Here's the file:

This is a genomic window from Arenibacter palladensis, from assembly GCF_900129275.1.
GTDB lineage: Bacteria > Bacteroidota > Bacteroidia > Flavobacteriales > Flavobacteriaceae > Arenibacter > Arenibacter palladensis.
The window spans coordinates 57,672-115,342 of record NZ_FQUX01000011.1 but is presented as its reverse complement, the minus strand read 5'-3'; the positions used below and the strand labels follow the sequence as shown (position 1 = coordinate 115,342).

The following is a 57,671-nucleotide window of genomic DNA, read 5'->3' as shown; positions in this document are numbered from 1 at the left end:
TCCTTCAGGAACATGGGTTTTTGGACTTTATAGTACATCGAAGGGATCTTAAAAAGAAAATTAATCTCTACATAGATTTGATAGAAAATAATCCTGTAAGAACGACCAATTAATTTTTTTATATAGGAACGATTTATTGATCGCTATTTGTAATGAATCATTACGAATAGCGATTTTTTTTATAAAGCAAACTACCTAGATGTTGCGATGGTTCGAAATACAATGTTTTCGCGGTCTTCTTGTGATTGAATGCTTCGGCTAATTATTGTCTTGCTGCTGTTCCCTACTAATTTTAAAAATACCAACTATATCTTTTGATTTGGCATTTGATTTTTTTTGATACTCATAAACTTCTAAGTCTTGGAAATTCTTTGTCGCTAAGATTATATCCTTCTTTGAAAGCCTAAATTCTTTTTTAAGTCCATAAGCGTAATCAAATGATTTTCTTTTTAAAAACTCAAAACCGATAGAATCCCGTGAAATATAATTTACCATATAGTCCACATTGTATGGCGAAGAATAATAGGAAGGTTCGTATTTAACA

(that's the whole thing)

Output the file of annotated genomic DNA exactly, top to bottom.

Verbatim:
This is a genomic window from Arenibacter palladensis, from assembly GCF_900129275.1.
GTDB lineage: Bacteria > Bacteroidota > Bacteroidia > Flavobacteriales > Flavobacteriaceae > Arenibacter > Arenibacter palladensis.
The window spans coordinates 57,672-115,342 of record NZ_FQUX01000011.1 but is presented as its reverse complement, the minus strand read 5'-3'; the positions used below and the strand labels follow the sequence as shown (position 1 = coordinate 115,342).

The following is a 57,671-nucleotide window of genomic DNA, read 5'->3' as shown; positions in this document are numbered from 1 at the left end:
TCCTTCAGGAACATGGGTTTTTGGACTTTATAGTACATCGAAGGGATCTTAAAAAGAAAATTAATCTCTACATAGATTTGATAGAAAATAATCCTGTAAGAACGACCAATTAATTTTTTTATATAGGAACGATTTATTGATCGCTATTTGTAATGAATCATTACGAATAGCGATTTTTTTTATAAAGCAAACTACCTAGATGTTGCGATGGTTCGAAATACAATGTTTTCGCGGTCTTCTTGTGATTGAATGCTTCGGCTAATTATTGTCTTGCTGCTGTTCCCTACTAATTTTAAAAATACCAACTATATCTTTTGATTTGGCATTTGATTTTTTTTGATACTCATAAACTTCTAAGTCTTGGAAATTCTTTGTCGCTAAGATTATATCCTTCTTTGAAAGCCTAAATTCTTTTTTAAGTCCATAAGCGTAATCAAATGATTTTCTTTTTAAAAACTCAAAACCGATAGAATCCCGTGAAATATAATTTACCATATAGTCCACATTGTATGGCGAAGAATAATAGGAAGGTTCGTATTTAACA